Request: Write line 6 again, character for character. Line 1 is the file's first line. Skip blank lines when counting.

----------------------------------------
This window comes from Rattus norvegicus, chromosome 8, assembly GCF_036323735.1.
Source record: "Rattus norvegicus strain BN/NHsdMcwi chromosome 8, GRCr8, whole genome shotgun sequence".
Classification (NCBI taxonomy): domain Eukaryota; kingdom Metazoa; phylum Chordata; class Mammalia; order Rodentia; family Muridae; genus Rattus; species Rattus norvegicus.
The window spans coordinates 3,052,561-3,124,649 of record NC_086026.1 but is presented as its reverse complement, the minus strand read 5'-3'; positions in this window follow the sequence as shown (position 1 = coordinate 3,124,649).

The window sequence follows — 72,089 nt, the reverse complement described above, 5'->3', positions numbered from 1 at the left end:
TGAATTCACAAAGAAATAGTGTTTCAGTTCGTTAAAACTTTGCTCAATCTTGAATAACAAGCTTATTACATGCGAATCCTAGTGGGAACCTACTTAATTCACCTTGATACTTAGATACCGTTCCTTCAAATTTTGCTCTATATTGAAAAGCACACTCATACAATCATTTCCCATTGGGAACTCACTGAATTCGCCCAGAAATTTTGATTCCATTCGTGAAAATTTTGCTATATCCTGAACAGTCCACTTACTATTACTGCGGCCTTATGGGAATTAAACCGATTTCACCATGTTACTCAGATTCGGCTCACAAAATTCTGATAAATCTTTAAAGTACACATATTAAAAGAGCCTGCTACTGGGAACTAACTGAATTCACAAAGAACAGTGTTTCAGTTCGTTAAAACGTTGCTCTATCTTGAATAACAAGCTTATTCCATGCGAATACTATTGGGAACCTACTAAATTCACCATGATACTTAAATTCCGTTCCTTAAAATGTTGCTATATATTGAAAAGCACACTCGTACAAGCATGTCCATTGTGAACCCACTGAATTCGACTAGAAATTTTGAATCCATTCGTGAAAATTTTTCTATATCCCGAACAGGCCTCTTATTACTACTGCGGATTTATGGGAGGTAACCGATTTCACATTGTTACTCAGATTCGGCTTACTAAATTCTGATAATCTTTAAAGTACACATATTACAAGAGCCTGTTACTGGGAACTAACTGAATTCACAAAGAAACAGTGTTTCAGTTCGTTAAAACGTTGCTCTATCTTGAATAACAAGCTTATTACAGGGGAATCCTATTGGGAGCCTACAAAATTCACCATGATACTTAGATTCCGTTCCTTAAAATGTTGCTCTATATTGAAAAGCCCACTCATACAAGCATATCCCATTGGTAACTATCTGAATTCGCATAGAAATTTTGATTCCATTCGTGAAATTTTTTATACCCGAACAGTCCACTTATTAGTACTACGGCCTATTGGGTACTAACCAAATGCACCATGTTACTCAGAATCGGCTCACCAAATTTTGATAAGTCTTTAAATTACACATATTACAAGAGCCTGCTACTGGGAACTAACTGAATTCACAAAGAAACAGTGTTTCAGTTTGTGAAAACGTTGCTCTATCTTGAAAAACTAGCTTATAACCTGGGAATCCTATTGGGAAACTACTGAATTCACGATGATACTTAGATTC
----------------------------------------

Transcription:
TGAATTCACAAAGAAATAGTGTTTCAGTTCGTTAAAACTTTGCTCAATCTTGAATAACAAGCTTATTACATGCGAATCCTAGTGGGAACCTACTTAATTCACCTTGATACTTAGATACCGTTCCTTCAAATTTTGCTCTATATTGAAAAGCACACTCATACAATCATTTCCCATTGGGAACTCACTGAATTCGCCCAGAAATTTTGATTCCATTCGTGAAAATTTTGCTATATCCTGAACAGTCCACTTACTATTACTGCGGCCTTATGGGAATTAAACCGATTTCACCATGTTACTCAGATTCGGCTCACAAAATTCTGATAAATCTTTAAAGTACACATATTAAAAGAGCCTGCTACTGGGAACTAACTGAATTCACAAAGAACAGTGTTTCAGTTCGTTAAAACGTTGCTCTATCTTGAATAACAAGCTTATTCCATGCGAATACTATTGGGAACCTACTAAATTCACCATGATACTTAAATTCCGTTCCTTAAAATGTTGCTATATATTGAAAAGCACACTCGTACAAGCATGTCCATTGTGAACCCACTGAATTCGACTAGAAATTTTGAATCCATTCGTGAAAATTTTTCTATATCCCGAACAGGCCTCTTATTACTACTGCGGATTTATGGGAGGTAACCGATTTCACATTGTTACTCAGATTCGGCTTACTAAATTCTGATAATCTTTAAAGTACACATATTACAAGAGCCTGTTACTGGGAACTAACTGAATTCACAAAGAAACAGTGTTTCAGTTCGTTAAAACGTTGCTCTATCTTGAATAACAAGCTTATTACAGGGGAATCCTATTGGGAGCCTACAAAATTCACCATGATACTTAGATTCCGTTCCTTAAAATGTTGCTCTATATTGAAAAGCCCACTCATACAAGCATATCCCATTGGTAACTATCTGAATTCGCATAGAAATTTTGATTCCATTCGTGAAATTTTTTATACCCGAACAGTCCACTTATTAGTACTACGGCCTATTGGGTACTAACCAAATGCACCATGTTACTCAGAATCGGCTCACCAAATTTTGATAAGTCTTTAAATTACACATATTACAAGAGCCTGCTACTGGGAACTAACTGAATTCACAAAGAAACAGTGTTTCAGTTTGTGAAAACGTTGCTCTATCTTGAAAAACTAGCTTATAACCTGGGAATCCTATTGGGAAACTACTGAATTCACGATGATACTTAGATTC